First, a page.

Worth Watching: Hakeem Nicks

jacksonville jaguars

  Tight Ends Wide Receivers
Year % Catch Yards TDs Rank % Catch Yards TDs Rank
2011 30% 52 609 1 28 70% 121 1359 8 32
2012 21% 55 552 4 28 79% 206 2690 14 15
2013 21% 56 754 7 17 79% 210 2436 8 24

(Rookie Watch) No Justin Blackmon, no Ace Sanders for four games, Cecil Shorts in a walk year, and Chad Henne keeping the QB spot warm until Blake Bortles is ready. Anything in there float your boat? Maybe Shorts playing to get paid, but he’ll have to keep rookies Marqise Lee and Allen Robinson at bay—and it’s still the utterly adequate Henne at the helm. On the bright side, all those rookies won’t have to share with the similarly mediocre lack of talent at tight end, which has accounted for just 21% of downfield receptions over the past two seasons. The rallying cry, “Wait ‘til next year!” is getting all too familiar in Jacksonville.

Worth Watching: Marqise Lee, Allen Robinson

Kansas City Chiefs

  Tight Ends Wide Receivers
Year % Catch Yards TDs Rank % Catch Yards TDs Rank
2011 16% 34 325 1 32 84% 184 2436 9 21
2012 30% 44 587 2 29 70% 105 1405 4 32
2013 31% 53 541 5 31 69% 120 1544 9 32

The overall volume went up, but the productivity stayed roughly the same and that’s bad news fantasy-wise. Dwayne Bowe was a disaster, Donnie Avery only slightly better, and Andy Reid got virtually nothing out of his tight ends. Little has changed heading into 2014, unless you’re keen on the Chiefs trading one first-round bust for another and adding AJ Jenkins to the mix. A healthy Travis Kelce could push Anthony Fasano for looks at tight end, but even with Alex Smith chasing a contract this is not a fantasy-friendly passing game.

Worth Watching: Travis Kelce

Miami Dolphins

  Tight Ends Wide Receivers
Year % Catch Yards TDs Rank % Catch Yards TDs Rank
2011 16% 33 459 5 25 84% 169 2319 10 22
2012 20% 41 332 5 31 80% 166 2294 3 30
2013 27% 82 860 7 13 73% 226 2776 14 12

The passing game perked up last season, though a) it was starting at or near rock bottom and b) it wasn’t nearly as Mike Wallace-centric as his contract might have led one to believe. In fact, tight end Charles Clay sparked as much of the resurgence as any of the wide receivers. However, new OC Bill Lazor comes from the Chip Kelly school of speed, speed, and more speed so maybe it’s time to put Wallace to better use. Brian Hartline will again be a steady low-level contributor, while second-round pick Jarvis Landry should also benefit from the “more plays” mantra. Clay may have peaked last year, but as we saw in Philly last season there’s room in this offense for a tight end as well. The biggest issue may be a patchwork, rebuilt offensive line that might not afford Ryan Tannehill the time to take advantage of his weapons.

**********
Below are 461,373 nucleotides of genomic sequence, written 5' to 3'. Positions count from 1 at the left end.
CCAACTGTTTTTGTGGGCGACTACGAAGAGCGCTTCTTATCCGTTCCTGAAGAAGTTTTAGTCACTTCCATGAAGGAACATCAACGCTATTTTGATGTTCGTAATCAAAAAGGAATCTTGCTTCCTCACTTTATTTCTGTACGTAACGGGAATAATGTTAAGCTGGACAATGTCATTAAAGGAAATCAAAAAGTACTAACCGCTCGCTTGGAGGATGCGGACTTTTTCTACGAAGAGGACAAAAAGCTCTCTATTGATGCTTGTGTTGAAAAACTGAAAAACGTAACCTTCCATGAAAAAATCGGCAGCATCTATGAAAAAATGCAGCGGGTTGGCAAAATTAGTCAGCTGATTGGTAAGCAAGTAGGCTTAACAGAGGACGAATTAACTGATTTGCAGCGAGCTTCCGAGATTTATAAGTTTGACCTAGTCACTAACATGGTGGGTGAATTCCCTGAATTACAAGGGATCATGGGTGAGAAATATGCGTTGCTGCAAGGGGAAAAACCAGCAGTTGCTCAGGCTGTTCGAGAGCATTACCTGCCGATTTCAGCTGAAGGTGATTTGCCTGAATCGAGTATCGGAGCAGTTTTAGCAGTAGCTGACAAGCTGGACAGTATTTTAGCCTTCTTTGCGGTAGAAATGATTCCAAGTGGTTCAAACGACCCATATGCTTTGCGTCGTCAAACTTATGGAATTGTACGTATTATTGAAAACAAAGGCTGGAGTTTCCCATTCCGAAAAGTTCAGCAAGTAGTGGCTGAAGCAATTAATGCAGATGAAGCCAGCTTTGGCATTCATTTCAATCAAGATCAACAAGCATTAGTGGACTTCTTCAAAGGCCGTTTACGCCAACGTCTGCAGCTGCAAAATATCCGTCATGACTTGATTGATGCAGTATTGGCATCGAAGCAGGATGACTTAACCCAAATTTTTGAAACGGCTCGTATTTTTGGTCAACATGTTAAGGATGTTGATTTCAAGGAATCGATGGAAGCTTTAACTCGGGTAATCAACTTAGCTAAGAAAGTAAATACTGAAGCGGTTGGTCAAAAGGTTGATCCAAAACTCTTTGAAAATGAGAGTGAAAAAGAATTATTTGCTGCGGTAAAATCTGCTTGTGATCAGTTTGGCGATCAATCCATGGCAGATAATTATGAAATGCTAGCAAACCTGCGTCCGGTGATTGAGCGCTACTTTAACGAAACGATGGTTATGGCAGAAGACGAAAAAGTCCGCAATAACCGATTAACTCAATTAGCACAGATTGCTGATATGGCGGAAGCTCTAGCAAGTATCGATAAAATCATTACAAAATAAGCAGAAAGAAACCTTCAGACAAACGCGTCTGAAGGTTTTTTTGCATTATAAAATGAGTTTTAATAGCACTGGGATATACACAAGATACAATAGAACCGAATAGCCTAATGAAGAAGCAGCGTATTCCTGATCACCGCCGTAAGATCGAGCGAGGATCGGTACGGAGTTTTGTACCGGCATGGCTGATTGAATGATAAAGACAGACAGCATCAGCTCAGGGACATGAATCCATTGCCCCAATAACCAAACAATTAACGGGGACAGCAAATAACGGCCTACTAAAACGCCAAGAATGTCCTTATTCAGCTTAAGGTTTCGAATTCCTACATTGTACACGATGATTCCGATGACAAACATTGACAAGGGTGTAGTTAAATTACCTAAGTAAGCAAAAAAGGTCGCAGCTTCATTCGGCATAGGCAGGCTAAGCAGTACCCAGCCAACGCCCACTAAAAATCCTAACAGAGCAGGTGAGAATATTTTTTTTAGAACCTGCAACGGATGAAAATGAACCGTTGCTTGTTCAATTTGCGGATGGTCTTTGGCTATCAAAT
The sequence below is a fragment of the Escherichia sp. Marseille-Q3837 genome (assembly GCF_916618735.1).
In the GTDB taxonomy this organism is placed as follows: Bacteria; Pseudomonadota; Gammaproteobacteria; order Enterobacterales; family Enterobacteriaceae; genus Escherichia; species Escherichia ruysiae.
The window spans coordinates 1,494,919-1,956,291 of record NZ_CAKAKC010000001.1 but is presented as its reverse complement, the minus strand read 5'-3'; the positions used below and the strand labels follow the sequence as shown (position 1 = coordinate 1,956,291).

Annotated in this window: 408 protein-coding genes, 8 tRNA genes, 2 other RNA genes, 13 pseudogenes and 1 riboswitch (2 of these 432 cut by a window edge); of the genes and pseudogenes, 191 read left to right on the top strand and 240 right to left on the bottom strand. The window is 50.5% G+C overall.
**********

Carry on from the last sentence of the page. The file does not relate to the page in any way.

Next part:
Worth Watching: Mike Wallace, Charles Clay

Minnesota Vikings

  Tight Ends Wide Receivers
Year % Catch Yards TDs Rank % Catch Yards TDs Rank
2011 28% 64 667 6 19 72% 168 2123 10 26
2012 29% 69 614 9 16 71% 166 1927 8 31
2013 29% 78 851 5 18 71% 192 2466 12 23

(Improving) Volume increased as the Vikings threw more last year, and while Norv Turner is a noted ground-game guru the combination of improved quarterback play, Cordarrelle Patterson in Year Two and Turner’s penchant for tight end productivity suggests the ceiling has yet to be reached. Patterson may be overhyped fantasy-wise heading into 2014, but the upside is undeniable. Greg Jennings returns to provide veteran leadership, and while Jarius Wright could win the slot gig he’ll still be the third receiver in a run-first offense. Kyle Rudolph should benefit mightily from Turner’s presence and play-calling; if he stays healthy, a top-five finish among tight ends isn’t out of the question.

Worth Watching: Cordarrelle Patterson, Kyle Rudolph

New England Patriots

  Tight Ends Wide Receivers
Year % Catch Yards TDs Rank % Catch Yards TDs Rank
2011 46% 169 2237 24 1 54% 195 2615 15 12
2012 34% 116 1479 16 1 66% 230 2708 14 13
2013 18% 53 744 6 21 82% 243 2858 16 9

As expected, Tom Brady’s numbers held relatively steady despite the gutting of his receiving corps—save for the shift towards wideouts due to Rob Gronkowski’s injury and Aaron Hernandez’s incarceration. A healthy Gronk would tilt those numbers back towards the tight ends, and the hope is that Danny Amendola stays healthy and Aaron Dobson develops in Year Two. The receiving corps behind them is, like last year, a collection of “just guys”, but somehow the Patriots regularly manage to squeeze a modicum of productivity out of “just guys” like Julian Edelman, Kenbrell Thompkins, and Josh Boyce. Every once in a while fantasy owners can do the same.

Worth Watching: Rob Gronkowski, Aaron Dobson

New Orleans Saints

  Tight Ends Wide Receivers
Year % Catch Yards TDs Rank % Catch Yards TDs Rank
2011 34% 108 1350 12 2 66% 206 2924 24 4
2012 34% 97 1065 13 3 66% 185 2943 20 5
2013 40% 111 1485 19 1 60% 164 2433 14 21

(Rookie Watch) Whew! Jimmy Graham, tight end or receiver, is inked and back as the hub of the New Orleans passing game. Last season tight ends accounted for 40 percent of the Saints’ downfield passing game—not surprisingly, no NFL team directed a larger share to its tight ends—and there’s no reason to believe that will change. The Saints have gotten younger at wide receiver, where complementary pieces like Lance Moore and Devery Henderson have been replaced by Kenny Stills and rookie Brandin Cooks. Marques Colston still holds the honorary WR1 role, but he’s clearly Graham’s wingman—and don’t be surprised if Stills and/or Cooks bump Colston down the pecking order sooner rather than later.

Worth Watching: Kenny Stills, Brandin Cooks

New York Giants

  Tight Ends Wide Receivers